I was terrified by a Pandora box that had just opened. I fully realized that the Russian population in Crimea had been striving to join Russia for all 25 years, never seeing the Ukrainian state as their home. What happened was not a surprise. Seeing that territorial losses would only provoke the rise of nationalism in Ukraine I was frightened. I knew that this would complicate the already deplorable situation of any opposition, primarily the left. From then on, anyone who criticized nationalism, who criticized the new government, and even mentioned the right of Crimeans to self-determination, could be declared a “national traitor”. Or rather, was immediately labelled that .
The annexation of Crimea radically complicated the lives of those Ukrainians who did not want to put up with the new ways. Each of us faced a choice: how to react to what happened? Bowing and scraping to the nationalists for Crimea or stay true to our ideals and embrace the stigma of national traitors and outcasts? I chose the latter.
Crimea was followed by Donbas. It made our situation even worse. Every Ukrainian leftist had to answer the question: how to take this war? It was painful to realize that the logic implied territorial conflict. If Donbas had remained part of Ukraine, it would inevitably have become the focus of opposition sentiments and the protest movement of industrial workers. Donbas would become the social base of the left forces, it would put pressure on the government in Kiev, and its votes would undermine the hegemony of the right-wing pro-Western parties. Instead, the region was flying at full speed to its current state: destroyed, deindustrialized, a symbol of the Russian irredenta immersed in the passions of war and national hatred.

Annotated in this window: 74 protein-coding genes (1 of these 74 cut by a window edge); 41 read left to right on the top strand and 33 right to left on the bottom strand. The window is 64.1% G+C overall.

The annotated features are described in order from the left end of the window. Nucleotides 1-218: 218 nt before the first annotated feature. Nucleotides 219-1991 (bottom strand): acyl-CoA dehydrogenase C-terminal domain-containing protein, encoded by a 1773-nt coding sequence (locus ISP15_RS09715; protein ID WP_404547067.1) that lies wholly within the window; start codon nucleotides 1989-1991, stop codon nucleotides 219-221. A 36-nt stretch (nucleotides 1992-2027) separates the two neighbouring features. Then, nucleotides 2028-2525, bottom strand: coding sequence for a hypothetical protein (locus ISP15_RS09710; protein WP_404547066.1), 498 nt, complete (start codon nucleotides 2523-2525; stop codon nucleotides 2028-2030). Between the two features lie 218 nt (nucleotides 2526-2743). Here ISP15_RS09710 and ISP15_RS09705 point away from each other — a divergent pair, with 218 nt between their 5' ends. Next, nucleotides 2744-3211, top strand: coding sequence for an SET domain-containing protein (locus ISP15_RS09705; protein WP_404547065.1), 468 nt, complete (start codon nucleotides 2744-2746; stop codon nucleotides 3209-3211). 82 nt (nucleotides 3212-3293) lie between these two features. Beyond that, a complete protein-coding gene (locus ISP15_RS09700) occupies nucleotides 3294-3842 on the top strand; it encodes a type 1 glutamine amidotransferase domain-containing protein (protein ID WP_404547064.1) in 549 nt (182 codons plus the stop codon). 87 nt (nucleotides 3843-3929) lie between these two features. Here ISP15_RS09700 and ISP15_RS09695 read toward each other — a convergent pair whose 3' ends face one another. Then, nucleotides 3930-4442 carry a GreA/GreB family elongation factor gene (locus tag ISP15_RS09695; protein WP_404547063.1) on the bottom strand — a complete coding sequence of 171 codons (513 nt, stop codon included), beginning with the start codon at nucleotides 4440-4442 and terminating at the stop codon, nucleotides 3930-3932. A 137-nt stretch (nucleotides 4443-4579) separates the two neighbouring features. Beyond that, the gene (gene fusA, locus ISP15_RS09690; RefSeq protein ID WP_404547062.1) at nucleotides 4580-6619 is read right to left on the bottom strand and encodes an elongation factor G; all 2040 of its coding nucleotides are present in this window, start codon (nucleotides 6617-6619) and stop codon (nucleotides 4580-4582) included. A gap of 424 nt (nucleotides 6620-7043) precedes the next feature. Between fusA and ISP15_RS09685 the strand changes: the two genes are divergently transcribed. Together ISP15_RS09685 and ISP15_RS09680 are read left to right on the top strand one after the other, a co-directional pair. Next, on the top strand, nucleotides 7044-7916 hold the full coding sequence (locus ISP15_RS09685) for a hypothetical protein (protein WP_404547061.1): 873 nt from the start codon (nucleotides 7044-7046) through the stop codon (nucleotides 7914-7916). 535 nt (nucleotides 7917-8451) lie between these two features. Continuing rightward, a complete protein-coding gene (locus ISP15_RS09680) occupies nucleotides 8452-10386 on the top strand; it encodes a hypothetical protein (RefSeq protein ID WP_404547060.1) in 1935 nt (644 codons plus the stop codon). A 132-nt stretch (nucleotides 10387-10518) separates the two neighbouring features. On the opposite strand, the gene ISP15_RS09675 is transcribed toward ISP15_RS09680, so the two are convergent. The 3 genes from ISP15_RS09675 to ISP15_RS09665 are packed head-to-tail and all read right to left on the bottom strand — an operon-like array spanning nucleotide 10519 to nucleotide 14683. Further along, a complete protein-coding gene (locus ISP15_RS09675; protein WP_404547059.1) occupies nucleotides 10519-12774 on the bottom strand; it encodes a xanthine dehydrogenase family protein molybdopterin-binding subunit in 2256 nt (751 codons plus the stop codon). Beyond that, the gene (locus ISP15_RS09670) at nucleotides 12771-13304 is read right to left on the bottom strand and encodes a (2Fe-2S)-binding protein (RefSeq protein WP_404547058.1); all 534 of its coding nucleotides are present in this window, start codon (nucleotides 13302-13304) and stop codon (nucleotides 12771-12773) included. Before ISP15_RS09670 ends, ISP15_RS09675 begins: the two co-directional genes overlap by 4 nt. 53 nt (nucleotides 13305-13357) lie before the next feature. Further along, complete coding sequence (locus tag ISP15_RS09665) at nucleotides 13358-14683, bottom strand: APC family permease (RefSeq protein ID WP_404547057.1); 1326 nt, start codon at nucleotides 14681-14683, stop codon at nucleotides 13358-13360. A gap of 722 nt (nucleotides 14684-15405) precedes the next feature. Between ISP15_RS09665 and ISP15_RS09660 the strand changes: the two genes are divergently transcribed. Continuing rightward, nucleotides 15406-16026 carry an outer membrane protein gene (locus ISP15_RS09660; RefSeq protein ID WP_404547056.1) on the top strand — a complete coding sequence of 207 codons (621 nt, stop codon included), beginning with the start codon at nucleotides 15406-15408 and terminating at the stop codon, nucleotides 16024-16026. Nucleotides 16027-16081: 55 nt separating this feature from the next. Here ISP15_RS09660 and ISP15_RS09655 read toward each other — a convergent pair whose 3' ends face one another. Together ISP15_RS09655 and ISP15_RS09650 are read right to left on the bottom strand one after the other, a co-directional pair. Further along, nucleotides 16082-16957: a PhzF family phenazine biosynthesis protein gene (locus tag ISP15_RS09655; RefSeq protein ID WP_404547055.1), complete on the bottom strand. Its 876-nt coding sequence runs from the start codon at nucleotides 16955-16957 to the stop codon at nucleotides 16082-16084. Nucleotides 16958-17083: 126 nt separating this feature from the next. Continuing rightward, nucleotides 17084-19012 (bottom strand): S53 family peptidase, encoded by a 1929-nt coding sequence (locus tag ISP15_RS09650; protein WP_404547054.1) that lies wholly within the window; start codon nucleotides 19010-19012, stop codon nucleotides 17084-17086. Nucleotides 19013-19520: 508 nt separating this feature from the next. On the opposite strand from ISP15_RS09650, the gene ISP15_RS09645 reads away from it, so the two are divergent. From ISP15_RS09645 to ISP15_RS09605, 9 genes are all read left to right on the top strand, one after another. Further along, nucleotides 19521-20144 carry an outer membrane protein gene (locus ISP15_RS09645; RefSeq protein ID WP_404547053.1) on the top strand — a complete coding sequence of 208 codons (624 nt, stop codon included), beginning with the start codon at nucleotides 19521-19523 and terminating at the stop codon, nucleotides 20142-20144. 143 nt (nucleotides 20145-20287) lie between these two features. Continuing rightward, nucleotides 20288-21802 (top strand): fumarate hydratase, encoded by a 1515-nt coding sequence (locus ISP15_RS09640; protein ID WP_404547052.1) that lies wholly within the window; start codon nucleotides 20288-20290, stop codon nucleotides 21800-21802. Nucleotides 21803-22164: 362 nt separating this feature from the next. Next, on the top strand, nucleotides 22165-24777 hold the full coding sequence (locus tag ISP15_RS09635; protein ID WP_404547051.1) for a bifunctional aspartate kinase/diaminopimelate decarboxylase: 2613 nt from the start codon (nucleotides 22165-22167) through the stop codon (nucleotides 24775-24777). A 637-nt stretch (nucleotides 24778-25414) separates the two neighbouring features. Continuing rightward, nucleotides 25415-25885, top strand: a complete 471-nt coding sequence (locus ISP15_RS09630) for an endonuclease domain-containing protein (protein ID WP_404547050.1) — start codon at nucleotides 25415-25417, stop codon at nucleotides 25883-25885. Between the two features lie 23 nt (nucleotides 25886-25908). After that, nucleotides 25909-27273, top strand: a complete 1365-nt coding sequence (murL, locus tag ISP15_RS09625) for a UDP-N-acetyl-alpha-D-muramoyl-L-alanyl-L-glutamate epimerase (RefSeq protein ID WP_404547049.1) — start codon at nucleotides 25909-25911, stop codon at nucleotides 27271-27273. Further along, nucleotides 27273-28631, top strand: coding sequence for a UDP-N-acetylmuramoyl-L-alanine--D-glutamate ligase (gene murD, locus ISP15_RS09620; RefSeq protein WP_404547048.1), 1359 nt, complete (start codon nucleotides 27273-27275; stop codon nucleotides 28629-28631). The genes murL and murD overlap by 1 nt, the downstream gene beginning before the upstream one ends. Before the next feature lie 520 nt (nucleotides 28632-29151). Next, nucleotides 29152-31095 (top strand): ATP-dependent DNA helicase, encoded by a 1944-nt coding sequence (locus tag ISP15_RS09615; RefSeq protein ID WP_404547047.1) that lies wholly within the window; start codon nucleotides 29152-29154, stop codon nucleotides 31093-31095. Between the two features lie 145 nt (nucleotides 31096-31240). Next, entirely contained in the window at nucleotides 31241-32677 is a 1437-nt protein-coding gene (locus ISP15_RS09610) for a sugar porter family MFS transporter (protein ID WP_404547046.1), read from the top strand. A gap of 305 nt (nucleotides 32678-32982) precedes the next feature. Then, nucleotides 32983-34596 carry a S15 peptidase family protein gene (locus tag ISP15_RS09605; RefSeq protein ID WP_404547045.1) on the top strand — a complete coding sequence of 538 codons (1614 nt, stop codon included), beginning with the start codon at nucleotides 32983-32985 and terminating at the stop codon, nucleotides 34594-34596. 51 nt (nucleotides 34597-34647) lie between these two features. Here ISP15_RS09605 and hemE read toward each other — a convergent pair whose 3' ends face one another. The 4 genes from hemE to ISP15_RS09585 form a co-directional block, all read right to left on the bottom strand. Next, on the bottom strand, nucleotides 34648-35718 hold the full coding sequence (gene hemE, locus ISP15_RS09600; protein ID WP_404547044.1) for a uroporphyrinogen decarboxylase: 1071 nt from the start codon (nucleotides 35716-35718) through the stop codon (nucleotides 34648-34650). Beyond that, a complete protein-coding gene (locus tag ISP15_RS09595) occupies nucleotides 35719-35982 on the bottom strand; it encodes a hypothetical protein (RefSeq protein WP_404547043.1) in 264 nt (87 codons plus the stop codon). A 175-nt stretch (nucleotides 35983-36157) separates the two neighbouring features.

Our desires and hopes rarely coincide with the course of reality. Donbas was no exception. I felt that Donbas breaking away from Ukraine meant that other Ukrainian workers were left alone with the neoliberal pro-Western government and its loyal hirelings from the far-right gangs. Could I welcome the military strangulation of the Donbas dissenters? I could not.
I was deeply disgusted by the leaders of the Donbas uprising. I was repelled by their Russian nationalism, open Ukrainophobia, and contempt for the Ukrainian language, my mother tongue. I resented the widespread and vulgar understanding of the Soviet past as some sort of imperialist Russian project. It was disgusting not only at the level of politics, but even at the aesthetic level. However, I did not feel it possible to side with the Ukrainian government and the nationalists. In my view, the Ukrainian state suppressed any disagreement voiced by its own citizens.
As a communist and as a Ukrainian, I decided that my duty was to criticize my own government, army, and nationalism. Someone had to speak publicly about the most unpleasant facts. Saying that the enemy across the front was not so much Russian military and mercenaries as our fellow Ukrainians. That artillery shelled residential neighbourhoods. That the Ukrainian army in Donbas would not be welcomed with flowers. That volunteer battalions committed atrocities against the civilian population. That members of the government enriched themselves in the war. That the main enemy was in our own country.